Illinois Abolishes Life-Without-Parole Sentences for Children


Illinois Gov. J.B. Pritzker signed a new law on Friday that extends parole eligibility for people convicted of offenses when they were under 21, making Illinois the 26th state to abolish life-without-parole sentences for children.

Illinois provided parole review for most young people in 2019, but that Youthful Parole Law did not apply to people sentenced to natural life imprisonment, people convicted of first degree murder of a law enforcement officer, or people convicted of predatory criminal sexual assault.

The new law, Public Act 102-1128, eliminates the first two exceptions and, because people under 18 cannot be sentenced to natural life for predatory criminal sexual assault, it finally abolishes all life-without-parole sentences for children under 18.

It also means that most people sentenced after June 1, 2019, for offenses when they were under 21 will now become eligible for parole after 10 years for most offenses, 20 years for first degree murder and aggravated sexual assault, and 40 years for natural life sentences.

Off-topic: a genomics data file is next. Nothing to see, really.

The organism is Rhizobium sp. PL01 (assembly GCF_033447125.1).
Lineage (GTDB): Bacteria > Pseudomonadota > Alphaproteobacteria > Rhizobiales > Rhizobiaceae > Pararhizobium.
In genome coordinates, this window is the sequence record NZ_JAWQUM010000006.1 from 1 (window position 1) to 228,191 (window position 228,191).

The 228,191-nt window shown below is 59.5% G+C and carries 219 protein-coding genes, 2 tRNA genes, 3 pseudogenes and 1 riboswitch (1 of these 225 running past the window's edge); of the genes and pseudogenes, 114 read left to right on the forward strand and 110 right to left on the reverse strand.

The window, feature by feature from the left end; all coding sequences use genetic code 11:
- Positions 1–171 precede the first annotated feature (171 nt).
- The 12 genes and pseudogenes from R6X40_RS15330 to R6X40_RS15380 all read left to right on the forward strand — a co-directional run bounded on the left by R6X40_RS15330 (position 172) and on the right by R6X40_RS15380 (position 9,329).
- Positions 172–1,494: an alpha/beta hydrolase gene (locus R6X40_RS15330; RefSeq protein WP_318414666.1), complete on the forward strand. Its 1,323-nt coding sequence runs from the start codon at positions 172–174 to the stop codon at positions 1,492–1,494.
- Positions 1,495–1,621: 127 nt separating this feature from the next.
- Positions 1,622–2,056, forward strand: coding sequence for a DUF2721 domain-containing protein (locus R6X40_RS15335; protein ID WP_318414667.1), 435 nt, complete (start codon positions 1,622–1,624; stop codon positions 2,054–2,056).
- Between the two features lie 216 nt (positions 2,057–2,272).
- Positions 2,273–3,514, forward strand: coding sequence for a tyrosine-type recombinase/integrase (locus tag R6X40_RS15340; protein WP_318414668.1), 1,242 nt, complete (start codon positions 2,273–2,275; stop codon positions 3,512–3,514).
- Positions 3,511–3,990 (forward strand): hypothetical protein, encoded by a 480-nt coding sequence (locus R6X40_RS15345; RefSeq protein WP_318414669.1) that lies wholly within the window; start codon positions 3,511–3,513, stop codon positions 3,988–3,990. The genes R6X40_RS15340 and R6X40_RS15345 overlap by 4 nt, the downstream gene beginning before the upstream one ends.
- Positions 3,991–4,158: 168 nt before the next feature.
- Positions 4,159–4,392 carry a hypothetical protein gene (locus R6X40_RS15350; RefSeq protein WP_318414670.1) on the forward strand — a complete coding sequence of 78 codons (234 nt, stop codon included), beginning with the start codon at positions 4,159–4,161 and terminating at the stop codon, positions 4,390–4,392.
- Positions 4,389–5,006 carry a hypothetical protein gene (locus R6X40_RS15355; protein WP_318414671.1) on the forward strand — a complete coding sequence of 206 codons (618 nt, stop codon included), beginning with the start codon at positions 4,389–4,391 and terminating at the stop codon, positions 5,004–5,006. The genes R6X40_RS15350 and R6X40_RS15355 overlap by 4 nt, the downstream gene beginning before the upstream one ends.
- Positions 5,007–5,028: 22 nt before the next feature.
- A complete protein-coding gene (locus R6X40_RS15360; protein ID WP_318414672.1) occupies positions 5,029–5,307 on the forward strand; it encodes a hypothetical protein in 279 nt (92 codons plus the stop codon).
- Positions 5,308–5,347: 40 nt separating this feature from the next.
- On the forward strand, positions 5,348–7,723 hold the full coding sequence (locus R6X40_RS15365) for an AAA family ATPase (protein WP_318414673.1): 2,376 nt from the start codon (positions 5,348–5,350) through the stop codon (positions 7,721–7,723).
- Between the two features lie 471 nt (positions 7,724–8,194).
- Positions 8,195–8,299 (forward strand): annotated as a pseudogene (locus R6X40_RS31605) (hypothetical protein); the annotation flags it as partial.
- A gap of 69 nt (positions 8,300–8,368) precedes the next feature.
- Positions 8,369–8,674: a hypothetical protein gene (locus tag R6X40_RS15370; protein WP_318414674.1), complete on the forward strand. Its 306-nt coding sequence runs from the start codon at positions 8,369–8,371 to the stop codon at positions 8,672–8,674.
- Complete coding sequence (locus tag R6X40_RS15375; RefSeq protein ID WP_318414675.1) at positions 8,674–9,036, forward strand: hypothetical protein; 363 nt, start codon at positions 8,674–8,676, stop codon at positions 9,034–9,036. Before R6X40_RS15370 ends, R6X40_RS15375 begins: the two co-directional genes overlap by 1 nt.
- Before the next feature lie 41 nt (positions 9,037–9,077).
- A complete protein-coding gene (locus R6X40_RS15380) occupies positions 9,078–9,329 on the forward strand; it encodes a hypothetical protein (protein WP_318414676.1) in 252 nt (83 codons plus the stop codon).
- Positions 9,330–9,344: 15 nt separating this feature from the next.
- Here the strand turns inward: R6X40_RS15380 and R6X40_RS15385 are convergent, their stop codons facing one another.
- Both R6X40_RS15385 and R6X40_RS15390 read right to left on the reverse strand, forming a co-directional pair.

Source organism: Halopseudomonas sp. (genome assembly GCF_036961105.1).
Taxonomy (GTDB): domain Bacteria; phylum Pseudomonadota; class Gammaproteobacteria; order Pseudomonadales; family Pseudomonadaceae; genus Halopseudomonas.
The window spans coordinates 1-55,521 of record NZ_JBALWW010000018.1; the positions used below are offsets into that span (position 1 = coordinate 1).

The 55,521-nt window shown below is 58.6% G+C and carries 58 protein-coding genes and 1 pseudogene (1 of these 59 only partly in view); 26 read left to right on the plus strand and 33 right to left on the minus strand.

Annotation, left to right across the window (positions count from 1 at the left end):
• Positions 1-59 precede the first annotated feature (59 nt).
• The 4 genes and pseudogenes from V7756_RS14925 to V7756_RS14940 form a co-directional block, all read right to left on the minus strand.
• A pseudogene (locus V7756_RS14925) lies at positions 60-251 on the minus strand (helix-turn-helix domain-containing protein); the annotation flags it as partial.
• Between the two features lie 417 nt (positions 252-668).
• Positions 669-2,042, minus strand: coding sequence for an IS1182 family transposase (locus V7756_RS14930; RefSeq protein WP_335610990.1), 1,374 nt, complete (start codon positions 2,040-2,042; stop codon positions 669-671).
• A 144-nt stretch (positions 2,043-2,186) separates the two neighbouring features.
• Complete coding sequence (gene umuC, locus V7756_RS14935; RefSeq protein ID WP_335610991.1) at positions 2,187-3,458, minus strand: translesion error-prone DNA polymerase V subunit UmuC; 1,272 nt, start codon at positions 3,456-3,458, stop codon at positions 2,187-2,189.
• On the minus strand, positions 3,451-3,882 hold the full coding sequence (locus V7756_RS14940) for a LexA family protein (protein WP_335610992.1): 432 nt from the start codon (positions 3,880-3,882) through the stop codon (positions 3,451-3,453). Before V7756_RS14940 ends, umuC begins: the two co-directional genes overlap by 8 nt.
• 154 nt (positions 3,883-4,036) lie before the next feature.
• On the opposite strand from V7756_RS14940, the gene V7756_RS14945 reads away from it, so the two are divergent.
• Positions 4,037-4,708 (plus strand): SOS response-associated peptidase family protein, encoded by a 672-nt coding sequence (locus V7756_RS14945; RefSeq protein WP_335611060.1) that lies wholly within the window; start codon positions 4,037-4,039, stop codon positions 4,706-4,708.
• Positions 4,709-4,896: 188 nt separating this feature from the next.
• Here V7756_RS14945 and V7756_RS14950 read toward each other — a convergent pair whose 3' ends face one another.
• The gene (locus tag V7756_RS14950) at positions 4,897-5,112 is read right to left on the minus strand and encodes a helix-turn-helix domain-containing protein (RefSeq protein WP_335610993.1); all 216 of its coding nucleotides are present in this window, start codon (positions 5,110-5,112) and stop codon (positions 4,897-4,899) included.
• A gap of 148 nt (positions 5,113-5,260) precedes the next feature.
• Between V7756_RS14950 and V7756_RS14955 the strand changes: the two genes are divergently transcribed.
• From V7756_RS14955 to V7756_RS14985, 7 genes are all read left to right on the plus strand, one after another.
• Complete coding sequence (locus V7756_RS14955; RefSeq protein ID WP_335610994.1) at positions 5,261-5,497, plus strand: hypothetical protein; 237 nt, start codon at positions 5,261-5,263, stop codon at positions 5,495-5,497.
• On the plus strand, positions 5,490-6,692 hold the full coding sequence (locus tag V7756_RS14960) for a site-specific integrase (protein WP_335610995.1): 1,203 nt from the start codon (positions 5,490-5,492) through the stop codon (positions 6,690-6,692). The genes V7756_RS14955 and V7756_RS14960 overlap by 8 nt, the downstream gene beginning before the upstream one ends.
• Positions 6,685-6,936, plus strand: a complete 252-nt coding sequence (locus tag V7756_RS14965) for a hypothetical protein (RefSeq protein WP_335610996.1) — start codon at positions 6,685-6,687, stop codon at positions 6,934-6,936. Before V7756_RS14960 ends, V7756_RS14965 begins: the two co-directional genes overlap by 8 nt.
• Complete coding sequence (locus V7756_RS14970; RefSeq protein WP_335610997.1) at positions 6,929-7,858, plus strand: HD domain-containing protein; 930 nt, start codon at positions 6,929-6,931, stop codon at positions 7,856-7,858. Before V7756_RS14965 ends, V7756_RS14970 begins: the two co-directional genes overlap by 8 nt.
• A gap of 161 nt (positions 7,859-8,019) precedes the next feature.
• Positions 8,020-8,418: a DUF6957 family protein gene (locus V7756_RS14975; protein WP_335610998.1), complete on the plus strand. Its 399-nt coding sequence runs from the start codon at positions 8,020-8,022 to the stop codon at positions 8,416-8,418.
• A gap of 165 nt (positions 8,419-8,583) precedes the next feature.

Rep. Rita Mayfield (D-Waukegan) co-sponsored the bill in the House. “Even when a crime is particularly severe, it should be recognized that a legal minor with their whole life still ahead has the potential to be reformed,” she said.

“[P]rison should be a place where people have the opportunity to transform themselves and become better people and productive members of society. I believe that giving everyone a chance at redemption is a moral duty.”

The bill passed the House with bipartisan support in 2021 before arriving in the Senate, where Sen. Don Dewitte (R-St. Charles) called on his colleagues from the Senate floor to offer hope to youthful offenders.

“I consider myself a law-and-order Republican, but I also believe in rehabilitation,” he said. “[I]f you believe that, given guidelines and benchmarks, these convicted young people can reach to prove that they can become contributing members of our society, then don’t just vote your conscience, vote your Christian conscience. Vote that people can redeem themselves.”

The bill passed the Senate with three-quarters of the vote on January 10, 2023.

Last week, lawmakers introduced Senate Bill 2073, which would make both the 2019 and the new law retroactive to people currently in prison. Restore Justice says that would provide parole eligibility to 3,253 people who are incarcerated for offenses committed when they were under 21.